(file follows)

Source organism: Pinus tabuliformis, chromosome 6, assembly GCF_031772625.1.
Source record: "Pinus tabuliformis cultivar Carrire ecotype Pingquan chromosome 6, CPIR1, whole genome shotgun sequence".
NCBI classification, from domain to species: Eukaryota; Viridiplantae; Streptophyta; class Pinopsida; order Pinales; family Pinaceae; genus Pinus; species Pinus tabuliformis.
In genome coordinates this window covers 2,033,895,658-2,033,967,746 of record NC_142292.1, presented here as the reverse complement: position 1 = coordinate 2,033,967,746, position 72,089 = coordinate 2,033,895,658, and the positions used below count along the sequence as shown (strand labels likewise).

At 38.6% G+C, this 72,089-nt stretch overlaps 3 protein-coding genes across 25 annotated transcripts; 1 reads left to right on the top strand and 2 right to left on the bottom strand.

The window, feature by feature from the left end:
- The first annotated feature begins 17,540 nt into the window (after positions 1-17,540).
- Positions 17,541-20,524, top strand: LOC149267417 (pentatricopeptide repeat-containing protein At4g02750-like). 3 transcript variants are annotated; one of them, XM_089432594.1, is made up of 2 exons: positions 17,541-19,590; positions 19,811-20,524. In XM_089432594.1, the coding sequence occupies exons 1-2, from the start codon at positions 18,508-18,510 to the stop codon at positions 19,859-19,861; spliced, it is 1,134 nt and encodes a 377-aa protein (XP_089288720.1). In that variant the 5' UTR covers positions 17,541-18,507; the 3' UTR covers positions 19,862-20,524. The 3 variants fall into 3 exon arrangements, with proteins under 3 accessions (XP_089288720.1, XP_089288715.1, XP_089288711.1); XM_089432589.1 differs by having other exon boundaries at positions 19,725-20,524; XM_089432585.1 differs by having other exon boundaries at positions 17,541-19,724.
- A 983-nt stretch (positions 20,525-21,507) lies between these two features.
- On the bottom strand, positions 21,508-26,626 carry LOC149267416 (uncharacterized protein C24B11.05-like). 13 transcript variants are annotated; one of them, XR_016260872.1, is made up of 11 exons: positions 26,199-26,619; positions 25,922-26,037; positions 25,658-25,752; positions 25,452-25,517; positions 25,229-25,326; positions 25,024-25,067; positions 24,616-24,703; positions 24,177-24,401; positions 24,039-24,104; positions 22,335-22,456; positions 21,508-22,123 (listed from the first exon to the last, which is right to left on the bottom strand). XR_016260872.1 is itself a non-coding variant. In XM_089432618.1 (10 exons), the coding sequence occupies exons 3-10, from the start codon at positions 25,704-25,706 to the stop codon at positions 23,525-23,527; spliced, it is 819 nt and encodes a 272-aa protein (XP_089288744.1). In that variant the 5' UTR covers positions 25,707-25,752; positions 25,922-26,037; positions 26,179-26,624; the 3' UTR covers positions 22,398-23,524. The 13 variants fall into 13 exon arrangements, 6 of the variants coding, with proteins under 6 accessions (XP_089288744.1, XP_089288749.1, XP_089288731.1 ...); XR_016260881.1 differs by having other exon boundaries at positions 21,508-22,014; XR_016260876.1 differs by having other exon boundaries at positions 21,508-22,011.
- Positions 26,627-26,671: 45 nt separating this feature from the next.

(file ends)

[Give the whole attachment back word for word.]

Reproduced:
Source organism: Pinus tabuliformis, chromosome 6, assembly GCF_031772625.1.
Source record: "Pinus tabuliformis cultivar Carrire ecotype Pingquan chromosome 6, CPIR1, whole genome shotgun sequence".
NCBI classification, from domain to species: Eukaryota; Viridiplantae; Streptophyta; class Pinopsida; order Pinales; family Pinaceae; genus Pinus; species Pinus tabuliformis.
In genome coordinates this window covers 2,033,895,658-2,033,967,746 of record NC_142292.1, presented here as the reverse complement: position 1 = coordinate 2,033,967,746, position 72,089 = coordinate 2,033,895,658, and the positions used below count along the sequence as shown (strand labels likewise).

At 38.6% G+C, this 72,089-nt stretch overlaps 3 protein-coding genes across 25 annotated transcripts; 1 reads left to right on the top strand and 2 right to left on the bottom strand.

The window, feature by feature from the left end:
- The first annotated feature begins 17,540 nt into the window (after positions 1-17,540).
- Positions 17,541-20,524, top strand: LOC149267417 (pentatricopeptide repeat-containing protein At4g02750-like). 3 transcript variants are annotated; one of them, XM_089432594.1, is made up of 2 exons: positions 17,541-19,590; positions 19,811-20,524. In XM_089432594.1, the coding sequence occupies exons 1-2, from the start codon at positions 18,508-18,510 to the stop codon at positions 19,859-19,861; spliced, it is 1,134 nt and encodes a 377-aa protein (XP_089288720.1). In that variant the 5' UTR covers positions 17,541-18,507; the 3' UTR covers positions 19,862-20,524. The 3 variants fall into 3 exon arrangements, with proteins under 3 accessions (XP_089288720.1, XP_089288715.1, XP_089288711.1); XM_089432589.1 differs by having other exon boundaries at positions 19,725-20,524; XM_089432585.1 differs by having other exon boundaries at positions 17,541-19,724.
- A 983-nt stretch (positions 20,525-21,507) lies between these two features.
- On the bottom strand, positions 21,508-26,626 carry LOC149267416 (uncharacterized protein C24B11.05-like). 13 transcript variants are annotated; one of them, XR_016260872.1, is made up of 11 exons: positions 26,199-26,619; positions 25,922-26,037; positions 25,658-25,752; positions 25,452-25,517; positions 25,229-25,326; positions 25,024-25,067; positions 24,616-24,703; positions 24,177-24,401; positions 24,039-24,104; positions 22,335-22,456; positions 21,508-22,123 (listed from the first exon to the last, which is right to left on the bottom strand). XR_016260872.1 is itself a non-coding variant. In XM_089432618.1 (10 exons), the coding sequence occupies exons 3-10, from the start codon at positions 25,704-25,706 to the stop codon at positions 23,525-23,527; spliced, it is 819 nt and encodes a 272-aa protein (XP_089288744.1). In that variant the 5' UTR covers positions 25,707-25,752; positions 25,922-26,037; positions 26,179-26,624; the 3' UTR covers positions 22,398-23,524. The 13 variants fall into 13 exon arrangements, 6 of the variants coding, with proteins under 6 accessions (XP_089288744.1, XP_089288749.1, XP_089288731.1 ...); XR_016260881.1 differs by having other exon boundaries at positions 21,508-22,014; XR_016260876.1 differs by having other exon boundaries at positions 21,508-22,011.
- Positions 26,627-26,671: 45 nt separating this feature from the next.